Thursday, March 7, 2013

Dressing Up Your Romance

We continue with our story about Dick, love-interest Sally, bossy Jane, jealous Ted, and the meteor streaking toward Earth. If we select the Romance skeleton, the focus is on Dick meeting, possessing, or losing the object of his affection: Sally.

The meteor, Jane, and Ted present obstacles to this goal.

Let’s look at different ways to dress up your plot skeleton.

You can add the Contemporary Romance jacket. This is defined by the time period. The obstacles to their love occur post World War II to modern day. It is often combined with, or related to, the term women’s fiction. Ted wants Sally, or Jane wants Sally. Jealousy and rivalry keep Dick from achieving his goal. The impending meteor strike adds an element of anxiety. At the final turning point, Dick saves the day and wins Sally's heart forever. Sally and/or Jane saves the day if you want to add a feminist touch.

If you add the Historical Romance mantle, it means that the obstacles to love occurred prior to World War II and may feature elements of mystery or damsel in distress. In this instance, Sally is directly threatened by Jane or Ted while the impending meteor strike provides atmosphere and heightens emotion. We learn a bit about the history of astronomy along the way, but not too much.

If you choose the Romantic Suspense trench coat, the meteor strike is a Thriller and Suspense subplot. The setting could be contemporary or historical. The couple’s relationship is tested by the race to save the planet. Will they live to love or will the meteor obliterate them? Ted is foiled. Jane is mollified. Dick and Sally live happily ever after.

If you select the Paranormal Romance cloak, one or all of your characters could be vampires, werewolves, ghosts, zombies, or witches. The focus is on the romance and the paranormal elements as the characters attempt to thwart the meteor strike. The different species may have different agendas. In the end, Dick and Sally wind up together, the normal world is saved, and they are happy about it. Except for perhaps Ted, or Jane, or Ted and Jane.

If you prefer the Science Fiction Romance jumpsuit, the setting becomes the future, perhaps on a remote lunar outpost. A rocket may circumvent the tragedy, taking out the antagonistic Ted along with the meteor, leaving Dick and Sally to love uninterrupted in their space capsule as Jane waves forlornly from the control room.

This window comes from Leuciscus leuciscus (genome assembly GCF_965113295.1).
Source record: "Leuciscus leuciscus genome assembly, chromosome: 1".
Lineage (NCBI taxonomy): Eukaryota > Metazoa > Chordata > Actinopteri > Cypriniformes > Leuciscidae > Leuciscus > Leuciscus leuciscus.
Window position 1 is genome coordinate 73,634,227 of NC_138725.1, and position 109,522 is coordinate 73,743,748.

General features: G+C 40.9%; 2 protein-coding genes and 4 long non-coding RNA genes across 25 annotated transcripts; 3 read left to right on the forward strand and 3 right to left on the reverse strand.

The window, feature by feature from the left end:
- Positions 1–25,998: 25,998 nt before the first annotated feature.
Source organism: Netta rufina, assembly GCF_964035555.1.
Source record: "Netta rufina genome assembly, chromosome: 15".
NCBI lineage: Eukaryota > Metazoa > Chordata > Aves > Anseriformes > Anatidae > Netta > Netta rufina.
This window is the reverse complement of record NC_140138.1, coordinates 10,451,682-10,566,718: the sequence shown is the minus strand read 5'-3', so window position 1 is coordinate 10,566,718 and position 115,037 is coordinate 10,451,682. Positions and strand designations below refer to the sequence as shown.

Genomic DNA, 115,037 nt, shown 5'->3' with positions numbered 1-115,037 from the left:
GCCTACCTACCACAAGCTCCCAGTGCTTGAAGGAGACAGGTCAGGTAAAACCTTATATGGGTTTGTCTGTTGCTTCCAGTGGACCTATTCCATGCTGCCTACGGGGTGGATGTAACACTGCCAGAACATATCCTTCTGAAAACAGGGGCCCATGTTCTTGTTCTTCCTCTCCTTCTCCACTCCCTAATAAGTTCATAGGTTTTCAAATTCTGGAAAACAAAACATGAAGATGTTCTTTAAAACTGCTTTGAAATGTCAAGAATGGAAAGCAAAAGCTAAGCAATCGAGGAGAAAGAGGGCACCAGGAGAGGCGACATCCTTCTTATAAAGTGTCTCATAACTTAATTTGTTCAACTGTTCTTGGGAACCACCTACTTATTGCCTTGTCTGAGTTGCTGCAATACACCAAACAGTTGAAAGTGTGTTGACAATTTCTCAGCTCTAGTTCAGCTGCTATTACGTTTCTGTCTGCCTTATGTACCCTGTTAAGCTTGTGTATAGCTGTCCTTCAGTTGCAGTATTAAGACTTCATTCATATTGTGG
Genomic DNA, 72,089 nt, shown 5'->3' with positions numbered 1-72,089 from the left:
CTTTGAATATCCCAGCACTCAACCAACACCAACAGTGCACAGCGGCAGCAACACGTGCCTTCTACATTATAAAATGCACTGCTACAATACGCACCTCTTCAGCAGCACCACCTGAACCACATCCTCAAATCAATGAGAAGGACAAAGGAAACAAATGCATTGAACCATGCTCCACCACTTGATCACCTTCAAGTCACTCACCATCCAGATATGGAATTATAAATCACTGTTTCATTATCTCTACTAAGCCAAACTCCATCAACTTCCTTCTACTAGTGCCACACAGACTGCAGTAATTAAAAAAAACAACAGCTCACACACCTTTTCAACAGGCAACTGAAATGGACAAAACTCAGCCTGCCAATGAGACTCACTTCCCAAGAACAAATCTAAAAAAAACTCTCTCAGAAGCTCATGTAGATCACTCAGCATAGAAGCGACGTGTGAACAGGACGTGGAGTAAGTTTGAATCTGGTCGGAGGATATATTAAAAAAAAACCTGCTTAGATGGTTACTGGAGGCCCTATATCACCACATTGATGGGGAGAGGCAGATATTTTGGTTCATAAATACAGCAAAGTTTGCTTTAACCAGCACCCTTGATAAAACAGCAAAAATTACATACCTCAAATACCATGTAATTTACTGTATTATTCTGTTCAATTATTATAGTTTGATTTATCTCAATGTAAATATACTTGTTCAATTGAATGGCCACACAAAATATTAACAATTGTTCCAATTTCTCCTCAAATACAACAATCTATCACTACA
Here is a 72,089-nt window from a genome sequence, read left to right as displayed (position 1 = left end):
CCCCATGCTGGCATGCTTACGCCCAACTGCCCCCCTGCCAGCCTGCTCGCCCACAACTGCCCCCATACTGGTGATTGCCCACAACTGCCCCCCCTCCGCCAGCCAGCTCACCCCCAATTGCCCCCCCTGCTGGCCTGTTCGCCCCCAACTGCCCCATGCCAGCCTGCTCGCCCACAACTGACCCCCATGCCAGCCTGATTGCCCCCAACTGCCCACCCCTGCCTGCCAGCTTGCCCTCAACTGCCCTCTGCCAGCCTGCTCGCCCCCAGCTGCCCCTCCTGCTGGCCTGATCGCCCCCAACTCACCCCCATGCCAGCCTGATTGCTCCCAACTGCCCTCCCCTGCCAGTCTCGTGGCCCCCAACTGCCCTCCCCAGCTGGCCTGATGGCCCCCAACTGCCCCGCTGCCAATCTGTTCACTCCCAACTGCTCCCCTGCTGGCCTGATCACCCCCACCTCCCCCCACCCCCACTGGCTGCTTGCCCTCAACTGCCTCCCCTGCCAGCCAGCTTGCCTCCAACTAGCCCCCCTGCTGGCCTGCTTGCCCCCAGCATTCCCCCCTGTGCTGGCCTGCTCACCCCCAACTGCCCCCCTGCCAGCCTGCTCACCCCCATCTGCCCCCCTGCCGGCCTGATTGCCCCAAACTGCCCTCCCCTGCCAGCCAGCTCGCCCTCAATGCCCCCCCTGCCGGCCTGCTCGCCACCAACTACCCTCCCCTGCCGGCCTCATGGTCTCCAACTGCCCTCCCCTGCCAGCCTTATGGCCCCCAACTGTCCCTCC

If you adopt the Romantic Fantasy cape, your story features dragons, wizards, or fairies working to repel the meteor heading for them, preferably with magic. Perhaps the near miss with the meteor was foretold in a prophecy naming Dick The Chosen One, which tests his relationship to Sally. Dick and Sally hold onto their love in the face of fantastic odds.

If you assume the Time Travel uniform, some or all of the cast must travel through time to solve the meteor strike problem. Perhaps Dick travels to the past, leaving poor Sally in the present. Will their relationship survive the distance? If Dick changes something in the past, will Sally still be in the present anxiously awaiting his return? Or will he return to find her happily (or unhappily) paired with Ted? Perhaps Jane sees her chance with Dick now that Sally is out of the way. In the end, Dick and Sally are reunited and it feels so good.

If you don the Erotic Romance robe, you’ll need to add steamy sex scenes in specific chapters. The impending meteor and Ted and Jane's interference fuel the fire.  As long as they fog up the windows while fighting for their lives, you're good to go. In the end, the meteor misses and Dick and Sally wind up in bed, thankful to have dodged the celestial bullet. Ted and Jane may end up in bed together as well, even though they pretend to hate each other.

Whatever costume you choose, your romance should satisfy the reader by answering the question: “Will they or won’t they?”

The answer should be, “Yes.”

If your reader is titillated and satiated by the story’s end, they will love you for it.

Next time, we'll take the story for a Thriller ride and explore how the different sub-genres affect the trajectory.